Food for Thought
In circumstances where there are genuine criminal acts being perpetrated within the family setting, there is no dispute that criminal charges are necessary. Criminal acts within a family setting should not be tolerated. However, Criminal Law should not be used to gain a tactical advantage. Lawyers should never advise clients to lay charges against the other spouse unless there is a legitimate basis for doing so. It may even be necessary for public policy to shift to allow police some discretion on whether to lay charges. However, this must be done in a way to ensure violence and intimidation will not be perpetrated against a victimized spouse. While police should definitely err on the side of caution when they are called to domestic situations, a strict zero-tolerance stance may not be appropriate. The rights of all parties in the family must be considered.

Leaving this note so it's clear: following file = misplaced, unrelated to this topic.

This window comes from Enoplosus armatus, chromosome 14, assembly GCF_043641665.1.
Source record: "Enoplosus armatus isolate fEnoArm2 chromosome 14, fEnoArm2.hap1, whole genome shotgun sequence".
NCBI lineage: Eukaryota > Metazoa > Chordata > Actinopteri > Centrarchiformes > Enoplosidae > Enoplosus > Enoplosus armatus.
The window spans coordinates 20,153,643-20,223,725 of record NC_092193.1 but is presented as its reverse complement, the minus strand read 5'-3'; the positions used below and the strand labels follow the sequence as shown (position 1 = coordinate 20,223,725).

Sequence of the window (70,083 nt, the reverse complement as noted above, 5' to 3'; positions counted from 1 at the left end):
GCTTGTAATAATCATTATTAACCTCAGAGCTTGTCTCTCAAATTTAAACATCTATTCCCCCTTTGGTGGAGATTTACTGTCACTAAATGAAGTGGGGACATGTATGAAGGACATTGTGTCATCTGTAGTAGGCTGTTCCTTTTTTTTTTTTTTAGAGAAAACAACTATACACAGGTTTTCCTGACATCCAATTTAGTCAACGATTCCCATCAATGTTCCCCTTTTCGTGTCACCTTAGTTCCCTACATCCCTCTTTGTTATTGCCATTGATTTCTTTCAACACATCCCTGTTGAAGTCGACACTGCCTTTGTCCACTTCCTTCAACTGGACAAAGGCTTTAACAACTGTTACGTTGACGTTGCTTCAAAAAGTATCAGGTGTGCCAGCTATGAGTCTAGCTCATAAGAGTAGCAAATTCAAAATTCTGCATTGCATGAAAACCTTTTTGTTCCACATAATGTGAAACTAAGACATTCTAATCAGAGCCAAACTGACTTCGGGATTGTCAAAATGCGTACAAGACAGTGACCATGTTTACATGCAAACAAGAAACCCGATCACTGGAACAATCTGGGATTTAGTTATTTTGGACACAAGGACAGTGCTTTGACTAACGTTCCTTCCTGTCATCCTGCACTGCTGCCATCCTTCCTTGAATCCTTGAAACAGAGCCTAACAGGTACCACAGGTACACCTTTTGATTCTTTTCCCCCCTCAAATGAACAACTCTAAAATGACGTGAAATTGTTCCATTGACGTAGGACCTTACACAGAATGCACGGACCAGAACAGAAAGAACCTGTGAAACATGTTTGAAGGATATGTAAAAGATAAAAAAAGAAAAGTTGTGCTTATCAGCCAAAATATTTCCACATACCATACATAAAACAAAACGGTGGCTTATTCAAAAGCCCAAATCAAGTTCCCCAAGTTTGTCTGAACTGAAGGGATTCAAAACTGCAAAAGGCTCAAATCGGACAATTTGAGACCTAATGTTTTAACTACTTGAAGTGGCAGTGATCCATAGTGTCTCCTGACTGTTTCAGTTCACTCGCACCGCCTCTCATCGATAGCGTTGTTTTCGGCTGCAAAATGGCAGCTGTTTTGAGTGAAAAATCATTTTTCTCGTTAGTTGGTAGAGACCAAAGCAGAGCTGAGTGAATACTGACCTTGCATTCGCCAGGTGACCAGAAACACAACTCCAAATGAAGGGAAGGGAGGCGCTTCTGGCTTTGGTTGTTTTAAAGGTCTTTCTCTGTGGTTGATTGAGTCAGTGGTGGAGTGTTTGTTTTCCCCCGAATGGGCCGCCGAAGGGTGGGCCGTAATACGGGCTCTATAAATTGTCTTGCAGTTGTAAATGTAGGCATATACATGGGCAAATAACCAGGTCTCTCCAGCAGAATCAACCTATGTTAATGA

In the integrated family violence court currently being tested out in Toronto, the same judge hears the family law issues and the domestic violence criminal charges at the same time. This is a definite step towards recognizing the uniqueness of Family Law related criminal charges and questioning the appropriateness of putting them through the usual Criminal Law track. As Family Law and Criminal Law intertwine there must be some mechanism in place to manage the growing inter-connectedness between Family Law and Family Law related Criminal charges.
Written By: Anita Guyadin, J.D.
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References and Footnotes
- Family Law, online: Ontario Ministry of the Attorney General. ↩
- Criminal Code, RSC 1985, c C-46. ↩
- All Women. One Family Law, online Family Law Education for Women. ↩